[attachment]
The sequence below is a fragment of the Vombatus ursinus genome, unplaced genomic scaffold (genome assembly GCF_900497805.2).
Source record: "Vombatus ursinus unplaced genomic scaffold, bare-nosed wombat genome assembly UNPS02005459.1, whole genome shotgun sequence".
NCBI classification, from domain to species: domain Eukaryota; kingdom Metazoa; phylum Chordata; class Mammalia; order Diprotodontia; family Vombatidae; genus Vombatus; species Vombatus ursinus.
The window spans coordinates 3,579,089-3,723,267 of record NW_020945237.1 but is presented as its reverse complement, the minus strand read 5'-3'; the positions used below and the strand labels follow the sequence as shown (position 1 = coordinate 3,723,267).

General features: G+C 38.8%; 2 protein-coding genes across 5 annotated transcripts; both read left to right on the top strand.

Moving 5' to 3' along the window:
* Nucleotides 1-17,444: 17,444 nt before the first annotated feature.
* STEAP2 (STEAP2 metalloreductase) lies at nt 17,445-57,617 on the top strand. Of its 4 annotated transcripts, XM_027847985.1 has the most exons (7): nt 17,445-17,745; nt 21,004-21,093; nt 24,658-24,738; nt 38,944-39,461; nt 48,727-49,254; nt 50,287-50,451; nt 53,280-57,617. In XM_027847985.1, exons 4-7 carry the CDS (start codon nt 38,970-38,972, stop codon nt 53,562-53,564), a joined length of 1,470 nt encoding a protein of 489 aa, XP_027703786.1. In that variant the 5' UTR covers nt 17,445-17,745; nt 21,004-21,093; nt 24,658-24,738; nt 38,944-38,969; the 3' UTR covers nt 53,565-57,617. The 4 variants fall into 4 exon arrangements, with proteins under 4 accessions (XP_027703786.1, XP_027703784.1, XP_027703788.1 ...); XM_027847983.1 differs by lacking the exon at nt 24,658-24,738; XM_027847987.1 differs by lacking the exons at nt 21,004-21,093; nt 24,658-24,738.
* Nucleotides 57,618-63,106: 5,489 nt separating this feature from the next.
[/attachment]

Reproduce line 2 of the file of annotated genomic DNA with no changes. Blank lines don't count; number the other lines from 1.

Source record: "Vombatus ursinus unplaced genomic scaffold, bare-nosed wombat genome assembly UNPS02005459.1, whole genome shotgun sequence".